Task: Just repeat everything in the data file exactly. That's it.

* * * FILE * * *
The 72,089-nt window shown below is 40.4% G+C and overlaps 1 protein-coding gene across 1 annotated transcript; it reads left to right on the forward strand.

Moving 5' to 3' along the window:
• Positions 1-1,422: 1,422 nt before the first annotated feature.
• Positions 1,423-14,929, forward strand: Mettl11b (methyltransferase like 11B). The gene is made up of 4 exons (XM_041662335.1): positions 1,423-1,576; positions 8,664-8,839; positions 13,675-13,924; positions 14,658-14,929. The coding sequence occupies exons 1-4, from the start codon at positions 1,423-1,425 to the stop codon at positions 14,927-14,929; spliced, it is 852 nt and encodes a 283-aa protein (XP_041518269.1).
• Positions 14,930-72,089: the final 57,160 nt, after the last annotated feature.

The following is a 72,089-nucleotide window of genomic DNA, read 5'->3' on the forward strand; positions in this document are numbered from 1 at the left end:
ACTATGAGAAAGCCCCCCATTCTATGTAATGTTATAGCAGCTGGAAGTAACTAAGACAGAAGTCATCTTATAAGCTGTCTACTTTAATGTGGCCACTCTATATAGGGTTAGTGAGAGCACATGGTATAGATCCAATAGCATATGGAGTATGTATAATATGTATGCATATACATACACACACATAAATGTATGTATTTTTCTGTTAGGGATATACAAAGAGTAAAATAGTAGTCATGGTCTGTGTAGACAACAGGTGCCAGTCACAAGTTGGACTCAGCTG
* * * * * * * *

The 72,089-nt window shown below is 40.4% G+C and overlaps 1 protein-coding gene across 1 annotated transcript; it reads left to right on the forward strand.

Moving 5' to 3' along the window:
• Positions 1-1,422: 1,422 nt before the first annotated feature.
• Positions 1,423-14,929, forward strand: Mettl11b (methyltransferase like 11B). The gene is made up of 4 exons (XM_041662335.1): positions 1,423-1,576; positions 8,664-8,839; positions 13,675-13,924; positions 14,658-14,929. The coding sequence occupies exons 1-4, from the start codon at positions 1,423-1,425 to the stop codon at positions 14,927-14,929; spliced, it is 852 nt and encodes a 283-aa protein (XP_041518269.1).
• Positions 14,930-72,089: the final 57,160 nt, after the last annotated feature.

The following is a 72,089-nucleotide window of genomic DNA, read 5'->3' on the forward strand; positions in this document are numbered from 1 at the left end:
ACTATGAGAAAGCCCCCCATTCTATGTAATGTTATAGCAGCTGGAAGTAACTAAGACAGAAGTCATCTTATAAGCTGTCTACTTTAATGTGGCCACTCTATATAGGGTTAGTGAGAGCACATGGTATAGATCCAATAGCATATGGAGTATGTATAATATGTATGCATATACATACACACACATAAATGTATGTATTTTTCTGTTAGGGATATACAAAGAGTAAAATAGTAGTCATGGTCTGTGTAGACAACAGGTGCCAGTCACAAGTTGGACTCAGCTG